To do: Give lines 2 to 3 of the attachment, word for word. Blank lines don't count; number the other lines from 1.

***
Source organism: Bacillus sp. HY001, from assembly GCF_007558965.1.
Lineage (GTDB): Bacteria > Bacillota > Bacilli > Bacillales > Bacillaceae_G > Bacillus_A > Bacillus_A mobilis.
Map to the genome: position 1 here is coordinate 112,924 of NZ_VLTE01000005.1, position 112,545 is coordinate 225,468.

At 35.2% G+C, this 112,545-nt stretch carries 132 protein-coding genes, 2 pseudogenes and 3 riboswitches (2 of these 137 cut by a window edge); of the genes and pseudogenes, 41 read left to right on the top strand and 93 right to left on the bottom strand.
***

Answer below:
Lineage (GTDB): Bacteria > Bacillota > Bacilli > Bacillales > Bacillaceae_G > Bacillus_A > Bacillus_A mobilis.
Map to the genome: position 1 here is coordinate 112,924 of NZ_VLTE01000005.1, position 112,545 is coordinate 225,468.